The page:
So much was unfamiliar to our kids, beginning with the palm fronds passed out. They weren't even sure what Palm Sunday was, much less the tradition of the palms. I tried to whisper info to them throughout the whole service. Another unfamiliar part to UUs was the altar call, when certain people feel the call to be saved and go to the front of the church. One young man did this and was welcomed by several deacons. UUs don't convert like that--they attend a newcomer's class and might sign the membership book during service. The offertory was at least recognizable by the kids--except that the whole congregation rises and circulates to deposit their envelopes in a basket up front.
When we spoke to the pastor afterwards, the kids had questions—typical UU questions about history. How old was the building? How old was that pipe organ? They learned that this congregation was founded by ex-slaves in 1818; it's the second-oldest AME church in the world. Booker T Washington once spoke from pulpit. The current location is not far from a spot believed to be a lookout for the Underground Railroad. I asked the pastor what he would have the kids take away about his faith and his church. He said that even with a rich history, we must always look ahead.
My kids were exhausted by the whole experience and didn't have much to say about it on the way home. Which was the exact opposite of me--I had been touched by the worship and wanted to discuss the whole thing. This isn't to say I want to convert to AME--beyond not being a Christian, I clearly noticed the absence of the hallmarks of progressive churches, like rainbow flags and calls to social justice around issues like immigration and gun control. I'm pretty certain they don't support same-sex marriage. But I liked the music and the joy. It was a beautiful morning and I appreciated the experience of their community spirit, which, for just awhile, I was a part of.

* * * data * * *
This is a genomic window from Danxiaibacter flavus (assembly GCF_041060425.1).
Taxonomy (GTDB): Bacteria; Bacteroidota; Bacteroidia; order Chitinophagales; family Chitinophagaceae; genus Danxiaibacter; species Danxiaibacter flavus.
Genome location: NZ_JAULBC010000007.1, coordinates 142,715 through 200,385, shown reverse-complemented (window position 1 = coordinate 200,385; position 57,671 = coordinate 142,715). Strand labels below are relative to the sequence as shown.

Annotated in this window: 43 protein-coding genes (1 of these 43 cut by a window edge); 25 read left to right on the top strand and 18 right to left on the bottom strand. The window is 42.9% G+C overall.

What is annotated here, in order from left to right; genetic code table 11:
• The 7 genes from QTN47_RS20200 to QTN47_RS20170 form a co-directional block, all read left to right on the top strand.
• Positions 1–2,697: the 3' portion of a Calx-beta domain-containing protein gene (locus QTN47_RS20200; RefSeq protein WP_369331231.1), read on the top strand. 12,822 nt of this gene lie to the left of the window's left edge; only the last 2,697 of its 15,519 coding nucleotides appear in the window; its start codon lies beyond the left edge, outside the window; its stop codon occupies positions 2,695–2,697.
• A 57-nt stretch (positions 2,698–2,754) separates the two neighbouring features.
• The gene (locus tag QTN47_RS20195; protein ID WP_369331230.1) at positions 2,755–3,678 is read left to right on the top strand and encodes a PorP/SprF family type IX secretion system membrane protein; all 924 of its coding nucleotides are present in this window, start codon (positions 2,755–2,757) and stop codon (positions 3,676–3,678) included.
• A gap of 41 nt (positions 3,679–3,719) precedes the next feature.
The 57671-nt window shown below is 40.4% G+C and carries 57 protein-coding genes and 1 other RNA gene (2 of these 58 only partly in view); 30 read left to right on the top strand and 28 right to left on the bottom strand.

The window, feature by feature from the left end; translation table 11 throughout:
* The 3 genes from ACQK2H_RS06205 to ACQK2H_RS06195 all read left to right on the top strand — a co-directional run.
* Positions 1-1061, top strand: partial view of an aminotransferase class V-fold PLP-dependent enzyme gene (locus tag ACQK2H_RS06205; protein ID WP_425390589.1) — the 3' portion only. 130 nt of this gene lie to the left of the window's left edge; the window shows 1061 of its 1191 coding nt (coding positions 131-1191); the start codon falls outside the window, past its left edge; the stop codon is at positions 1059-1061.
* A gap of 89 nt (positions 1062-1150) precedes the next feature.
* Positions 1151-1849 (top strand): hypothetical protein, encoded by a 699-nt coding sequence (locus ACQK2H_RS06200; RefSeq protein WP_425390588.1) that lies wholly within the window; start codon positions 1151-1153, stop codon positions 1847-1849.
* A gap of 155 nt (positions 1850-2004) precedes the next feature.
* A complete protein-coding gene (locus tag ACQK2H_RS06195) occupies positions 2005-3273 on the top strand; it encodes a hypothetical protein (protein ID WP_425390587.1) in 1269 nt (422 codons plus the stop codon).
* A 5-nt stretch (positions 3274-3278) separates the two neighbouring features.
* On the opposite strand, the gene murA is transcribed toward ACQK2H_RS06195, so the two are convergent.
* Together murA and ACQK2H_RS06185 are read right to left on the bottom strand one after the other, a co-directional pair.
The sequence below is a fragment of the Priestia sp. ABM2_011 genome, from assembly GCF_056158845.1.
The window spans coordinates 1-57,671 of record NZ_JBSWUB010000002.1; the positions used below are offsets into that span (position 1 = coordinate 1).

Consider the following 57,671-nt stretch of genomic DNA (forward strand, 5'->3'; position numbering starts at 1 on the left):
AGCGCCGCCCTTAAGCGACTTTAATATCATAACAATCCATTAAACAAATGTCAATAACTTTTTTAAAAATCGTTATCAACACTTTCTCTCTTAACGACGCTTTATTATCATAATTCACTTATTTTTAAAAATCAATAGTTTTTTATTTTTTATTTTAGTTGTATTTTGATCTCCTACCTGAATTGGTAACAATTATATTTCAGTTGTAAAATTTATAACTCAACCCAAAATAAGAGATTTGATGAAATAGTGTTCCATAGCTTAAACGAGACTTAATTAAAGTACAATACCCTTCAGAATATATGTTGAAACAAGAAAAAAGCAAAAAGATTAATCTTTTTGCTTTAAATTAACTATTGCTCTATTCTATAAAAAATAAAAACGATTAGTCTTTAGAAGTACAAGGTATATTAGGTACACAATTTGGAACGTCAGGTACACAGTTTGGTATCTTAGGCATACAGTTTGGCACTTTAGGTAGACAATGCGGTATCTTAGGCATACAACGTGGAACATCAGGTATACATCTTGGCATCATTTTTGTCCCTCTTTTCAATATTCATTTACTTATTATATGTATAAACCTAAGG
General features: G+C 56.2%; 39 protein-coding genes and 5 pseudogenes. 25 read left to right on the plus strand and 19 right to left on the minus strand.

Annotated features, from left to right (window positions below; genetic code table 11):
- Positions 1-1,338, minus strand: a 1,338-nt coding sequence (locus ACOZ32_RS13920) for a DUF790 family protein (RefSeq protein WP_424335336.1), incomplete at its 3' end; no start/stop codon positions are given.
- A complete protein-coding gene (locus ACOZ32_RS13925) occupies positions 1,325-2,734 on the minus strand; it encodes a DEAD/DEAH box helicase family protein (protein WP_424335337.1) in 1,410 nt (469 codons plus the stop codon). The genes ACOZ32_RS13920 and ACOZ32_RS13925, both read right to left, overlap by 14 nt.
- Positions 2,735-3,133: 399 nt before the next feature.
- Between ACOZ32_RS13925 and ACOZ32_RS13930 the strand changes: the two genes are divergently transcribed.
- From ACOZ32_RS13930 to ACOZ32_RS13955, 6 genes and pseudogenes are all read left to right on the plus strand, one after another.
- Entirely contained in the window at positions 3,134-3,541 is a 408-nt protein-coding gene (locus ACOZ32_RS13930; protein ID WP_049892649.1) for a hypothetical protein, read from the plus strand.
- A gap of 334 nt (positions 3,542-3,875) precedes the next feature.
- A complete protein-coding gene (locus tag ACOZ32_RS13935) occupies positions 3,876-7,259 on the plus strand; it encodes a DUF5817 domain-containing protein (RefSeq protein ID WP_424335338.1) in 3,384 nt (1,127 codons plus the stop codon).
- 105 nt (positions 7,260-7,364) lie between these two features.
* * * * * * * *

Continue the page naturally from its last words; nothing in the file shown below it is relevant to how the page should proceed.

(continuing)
About appending "-ah" at ends of phrases (from straightdope.com):
It's caused by failure to breathe properly while orating. Preachers who end up sounding that way usually start out ordinary enough, but as their adrenaline begins to flow and they talk faster and longer and louder, their diaphragms start squeezing hard to empty their old breath so they will breathe new air. What you hear is this expulsion of breath through the preacher's vocal chords.
It's been a phenomenon for a long time. C. H. Spurgeon wrote for the July, 1875 Sword and Trowel, "Hints on the Voice For Young Preachers" (http://www.spurgeon.org/s_and_t/voice.htm):
It is an infliction, not to be endured twice, to hear a brother, who mistakes perspiration for inspiration, tear along like a wild horse with a hornet in its ear till he has no more wind, and must needs pause to pump his lungs full again; a repetition of this indecency several times in a sermon is not uncommon, but is most painful. Pause soon enough to prevent that "hough, hough," which rather creates pity for the breathless orator than sympathy with the subject in hand. Your audience ought not to know that you breathe at all—the process of respiration should be as unobserved as the circulation of the blood. It is indecent to let the mere animal function of breathing cause any hiatus in your discourse.